Newsletter of the Palestinian Heritage Foundation
Volume 9, No.
PHF Meet with Secretary General Amre Mousa
On Friday, September 6, 2002, the Palestinian Heritage Foundation
participated in a meeting of Arab American representatives from New Jersey and
New York called by Arab League Secretary General Mr. Amre Mousa at the Palace
Hotel in Manhattan. About 30 people representing different organizations in the
Arab American sector attended the meeting.
After welcoming the guests, Mr. Amre Mousa opened the evening with a short
statement about the Arab League efforts in avoiding war against Arab Iraq, the
fall-out of the September 11 terrorist acts in New York and Washington, and Arab
League efforts in organizing the Arab American community in the United States.
Mr. Mousa spoke of a future convention planned for May 2003 to be held in
Detroit, Michigan, that will serve as an umbrella organization for the Arab
American organizations and the Arab American community.
Immediately after concluding his remarks Mr. Mousa opened the floor for
questions and suggestions. Hanan and Farah Munayyer representing the Palestine
Heritage Foundation presented Mr. Mousa with information about the activities of
the Foundation during the last 15 years.
130 Years of Embroidery and Lace in New
By Meriam Lobel
Throughout history, embroidery and lace have been used to embellish fabric
and to identify people according to their social roles. In traditional
communities, the people of each village or region embroidered clothing with
particular local patterns handed down through generations. In contemporary
communities, people like to wear clothing embroidered with the logo of their
favorite designer or hero. People in prominent roles, like priests, athletes,
brides, and movie stars, wear embroidered and lace fabrics that signify
their special status.
The North Hudson area of New Jersey, just outside the Lincoln Tunnel, has
been a major center of the creation of commercial embroidery and lace for 130
years. In 1870s, Swiss immigrants who came from the region around St. Gallen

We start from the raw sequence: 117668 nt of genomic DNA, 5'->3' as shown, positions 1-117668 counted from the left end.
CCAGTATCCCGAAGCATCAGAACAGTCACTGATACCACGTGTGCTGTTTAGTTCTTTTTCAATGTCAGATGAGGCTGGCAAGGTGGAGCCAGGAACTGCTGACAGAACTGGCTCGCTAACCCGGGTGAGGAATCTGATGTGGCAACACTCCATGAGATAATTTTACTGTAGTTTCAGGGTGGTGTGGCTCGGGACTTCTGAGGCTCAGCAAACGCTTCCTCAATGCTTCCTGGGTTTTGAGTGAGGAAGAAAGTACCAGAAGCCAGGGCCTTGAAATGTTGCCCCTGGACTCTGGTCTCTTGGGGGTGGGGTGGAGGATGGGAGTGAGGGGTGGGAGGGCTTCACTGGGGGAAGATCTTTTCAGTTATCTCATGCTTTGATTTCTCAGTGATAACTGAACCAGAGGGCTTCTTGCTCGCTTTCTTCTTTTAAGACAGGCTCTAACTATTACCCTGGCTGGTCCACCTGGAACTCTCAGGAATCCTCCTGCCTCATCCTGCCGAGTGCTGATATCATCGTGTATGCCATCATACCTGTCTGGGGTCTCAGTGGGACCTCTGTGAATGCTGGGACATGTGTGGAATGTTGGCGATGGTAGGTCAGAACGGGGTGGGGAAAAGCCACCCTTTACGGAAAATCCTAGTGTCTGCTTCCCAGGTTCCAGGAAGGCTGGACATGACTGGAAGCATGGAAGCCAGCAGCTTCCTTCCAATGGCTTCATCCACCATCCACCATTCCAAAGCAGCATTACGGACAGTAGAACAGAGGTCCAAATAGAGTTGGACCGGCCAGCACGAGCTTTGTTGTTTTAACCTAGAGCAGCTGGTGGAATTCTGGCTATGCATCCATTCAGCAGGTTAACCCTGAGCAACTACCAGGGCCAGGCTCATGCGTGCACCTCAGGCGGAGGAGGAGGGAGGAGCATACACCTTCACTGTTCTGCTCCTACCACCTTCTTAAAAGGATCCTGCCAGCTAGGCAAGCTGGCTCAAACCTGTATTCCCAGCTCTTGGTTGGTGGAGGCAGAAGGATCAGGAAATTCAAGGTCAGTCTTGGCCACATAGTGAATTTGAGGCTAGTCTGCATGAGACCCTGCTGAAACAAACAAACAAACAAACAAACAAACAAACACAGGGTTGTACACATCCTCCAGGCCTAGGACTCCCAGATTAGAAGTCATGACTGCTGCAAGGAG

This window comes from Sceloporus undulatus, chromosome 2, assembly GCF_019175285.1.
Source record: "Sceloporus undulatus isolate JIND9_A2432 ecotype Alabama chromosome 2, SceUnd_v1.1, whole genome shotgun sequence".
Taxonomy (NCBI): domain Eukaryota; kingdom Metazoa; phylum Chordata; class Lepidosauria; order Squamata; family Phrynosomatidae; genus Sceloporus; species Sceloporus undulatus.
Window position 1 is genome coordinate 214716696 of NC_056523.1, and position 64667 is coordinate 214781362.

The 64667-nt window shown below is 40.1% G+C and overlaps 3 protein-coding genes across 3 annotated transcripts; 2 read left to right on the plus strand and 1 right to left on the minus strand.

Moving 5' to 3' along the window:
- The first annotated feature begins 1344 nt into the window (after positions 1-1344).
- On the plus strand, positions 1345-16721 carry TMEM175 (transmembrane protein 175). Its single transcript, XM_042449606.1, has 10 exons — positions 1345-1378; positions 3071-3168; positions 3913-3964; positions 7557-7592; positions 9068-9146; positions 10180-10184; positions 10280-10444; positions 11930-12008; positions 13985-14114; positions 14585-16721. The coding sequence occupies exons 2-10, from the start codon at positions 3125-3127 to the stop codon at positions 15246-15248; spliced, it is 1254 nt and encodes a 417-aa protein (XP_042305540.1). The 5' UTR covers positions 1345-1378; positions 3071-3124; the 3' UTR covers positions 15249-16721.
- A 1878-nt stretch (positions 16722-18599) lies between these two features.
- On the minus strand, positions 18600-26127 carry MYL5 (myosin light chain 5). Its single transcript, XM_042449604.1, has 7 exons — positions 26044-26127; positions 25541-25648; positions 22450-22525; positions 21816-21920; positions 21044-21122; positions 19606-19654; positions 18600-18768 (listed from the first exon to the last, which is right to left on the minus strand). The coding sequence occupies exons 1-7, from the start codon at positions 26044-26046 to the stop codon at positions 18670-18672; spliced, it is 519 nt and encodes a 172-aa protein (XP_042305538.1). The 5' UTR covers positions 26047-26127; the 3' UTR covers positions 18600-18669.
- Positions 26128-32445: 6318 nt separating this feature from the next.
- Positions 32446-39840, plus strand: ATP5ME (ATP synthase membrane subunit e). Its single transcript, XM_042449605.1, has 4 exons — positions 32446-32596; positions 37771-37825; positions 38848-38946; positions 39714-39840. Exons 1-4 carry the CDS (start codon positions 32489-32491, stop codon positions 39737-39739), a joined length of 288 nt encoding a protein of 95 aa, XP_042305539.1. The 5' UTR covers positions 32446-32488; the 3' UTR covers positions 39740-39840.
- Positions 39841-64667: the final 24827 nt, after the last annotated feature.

imported embroidery machines from Europe and set them up in the towns now known
as Union City, West New York, Weehawken, Guttenberg and North Bergen. The firm
bedrock of the Palisades was perfect as an anchor for the 20,000-40,000 pound
cast iron Schiffli machines, and the regions proximity to New York gave the
stitchers access to the fashion market. German immigrants from the Plauen
embroidery region soon joined the growing embroidery community. Successive waves
of immigrants from Eastern Europe, the Near East and Latin America contributed
hard work and talent to the industry in subsequent years.
Embroidery started out as a cottage industry run by families who passed down
their knowledge and skills from one generation to the next. Each family anchored
a machine or two on the ground floor of the house or in the backyard, and they
divided up the tasks involved in production. Women kept the books and did piece
work upstairs, while children played with the discarded damaged goods, the empty
spools, and the silver schiffli ("little boat") shaped shuttles.
Although over the decades some shops grew in size to 30 machines, for the
most part shops
here remained small. Working side by side with the stitchers,
related companies such as thread manufacturers, thread cutters, bleachers and
dyers made it possible for the industry to flourish. A number of embroidery
companies active in North Hudson today are still run by the families of
immigrants who established these businesses almost a century ago.
In addition to the prolific embroidery produced in the factories of North
Hudson, New jersey has a history of outstanding individual embroiderers and lace makers. They have brought the aesthetic taste of their homelands to this
gateway state where they have stitched exquisite clothing, decorated their homes
and added to the glorious look of altars in religious institutions of many
different denominations. This exhibit features the work of some of New Jersey's
finest hand embroidery artists from a variety of cultural communities, alongside
the work of the commercial embroider factories.
Palestine Costume Archive Director Jeni Alenby Visits PHF
Jeni Alenby, Director of the Palestine Costume Archive in Canberra,
Australia, visited the Palestinian Heritage Foundation for three days late
September 2002. Ms. Alenby had the chance to see selections from the Munayyer
Collection and that of the Foundation collection. For the past two years Ms.
Alenby has written for PHF Newsletter describing Palestinian Costume collections
around the world.